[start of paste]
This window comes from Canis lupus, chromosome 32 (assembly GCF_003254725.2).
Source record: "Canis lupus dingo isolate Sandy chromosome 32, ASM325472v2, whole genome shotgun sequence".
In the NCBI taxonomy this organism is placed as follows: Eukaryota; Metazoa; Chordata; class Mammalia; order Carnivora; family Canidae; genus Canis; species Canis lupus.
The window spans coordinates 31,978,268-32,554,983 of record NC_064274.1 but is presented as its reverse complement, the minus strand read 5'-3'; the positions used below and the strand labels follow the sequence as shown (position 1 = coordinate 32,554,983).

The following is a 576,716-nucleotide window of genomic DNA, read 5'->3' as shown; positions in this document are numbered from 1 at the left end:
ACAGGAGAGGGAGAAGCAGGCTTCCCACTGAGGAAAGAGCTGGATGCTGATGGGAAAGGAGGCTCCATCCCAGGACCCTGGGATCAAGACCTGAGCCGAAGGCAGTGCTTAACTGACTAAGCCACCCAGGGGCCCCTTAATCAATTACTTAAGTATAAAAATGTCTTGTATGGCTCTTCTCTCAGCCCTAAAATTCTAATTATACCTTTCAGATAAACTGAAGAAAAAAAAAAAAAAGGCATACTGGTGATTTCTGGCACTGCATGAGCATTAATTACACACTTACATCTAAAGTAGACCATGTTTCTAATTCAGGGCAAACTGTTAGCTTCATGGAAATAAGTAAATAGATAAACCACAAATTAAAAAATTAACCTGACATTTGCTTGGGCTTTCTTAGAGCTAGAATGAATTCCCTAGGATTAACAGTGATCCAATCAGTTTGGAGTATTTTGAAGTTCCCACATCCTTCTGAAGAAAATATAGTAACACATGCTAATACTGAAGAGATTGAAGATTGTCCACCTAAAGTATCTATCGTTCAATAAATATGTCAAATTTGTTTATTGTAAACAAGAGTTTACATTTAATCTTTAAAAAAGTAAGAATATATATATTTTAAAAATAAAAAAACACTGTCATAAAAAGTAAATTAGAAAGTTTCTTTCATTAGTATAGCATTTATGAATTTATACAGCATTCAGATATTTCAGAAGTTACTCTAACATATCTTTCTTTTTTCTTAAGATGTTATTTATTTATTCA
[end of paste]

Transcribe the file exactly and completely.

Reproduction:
This window comes from Canis lupus, chromosome 32 (assembly GCF_003254725.2).
Source record: "Canis lupus dingo isolate Sandy chromosome 32, ASM325472v2, whole genome shotgun sequence".
In the NCBI taxonomy this organism is placed as follows: Eukaryota; Metazoa; Chordata; class Mammalia; order Carnivora; family Canidae; genus Canis; species Canis lupus.
The window spans coordinates 31,978,268-32,554,983 of record NC_064274.1 but is presented as its reverse complement, the minus strand read 5'-3'; the positions used below and the strand labels follow the sequence as shown (position 1 = coordinate 32,554,983).

The following is a 576,716-nucleotide window of genomic DNA, read 5'->3' as shown; positions in this document are numbered from 1 at the left end:
ACAGGAGAGGGAGAAGCAGGCTTCCCACTGAGGAAAGAGCTGGATGCTGATGGGAAAGGAGGCTCCATCCCAGGACCCTGGGATCAAGACCTGAGCCGAAGGCAGTGCTTAACTGACTAAGCCACCCAGGGGCCCCTTAATCAATTACTTAAGTATAAAAATGTCTTGTATGGCTCTTCTCTCAGCCCTAAAATTCTAATTATACCTTTCAGATAAACTGAAGAAAAAAAAAAAAAAGGCATACTGGTGATTTCTGGCACTGCATGAGCATTAATTACACACTTACATCTAAAGTAGACCATGTTTCTAATTCAGGGCAAACTGTTAGCTTCATGGAAATAAGTAAATAGATAAACCACAAATTAAAAAATTAACCTGACATTTGCTTGGGCTTTCTTAGAGCTAGAATGAATTCCCTAGGATTAACAGTGATCCAATCAGTTTGGAGTATTTTGAAGTTCCCACATCCTTCTGAAGAAAATATAGTAACACATGCTAATACTGAAGAGATTGAAGATTGTCCACCTAAAGTATCTATCGTTCAATAAATATGTCAAATTTGTTTATTGTAAACAAGAGTTTACATTTAATCTTTAAAAAAGTAAGAATATATATATTTTAAAAATAAAAAAACACTGTCATAAAAAGTAAATTAGAAAGTTTCTTTCATTAGTATAGCATTTATGAATTTATACAGCATTCAGATATTTCAGAAGTTACTCTAACATATCTTTCTTTTTTCTTAAGATGTTATTTATTTATTCA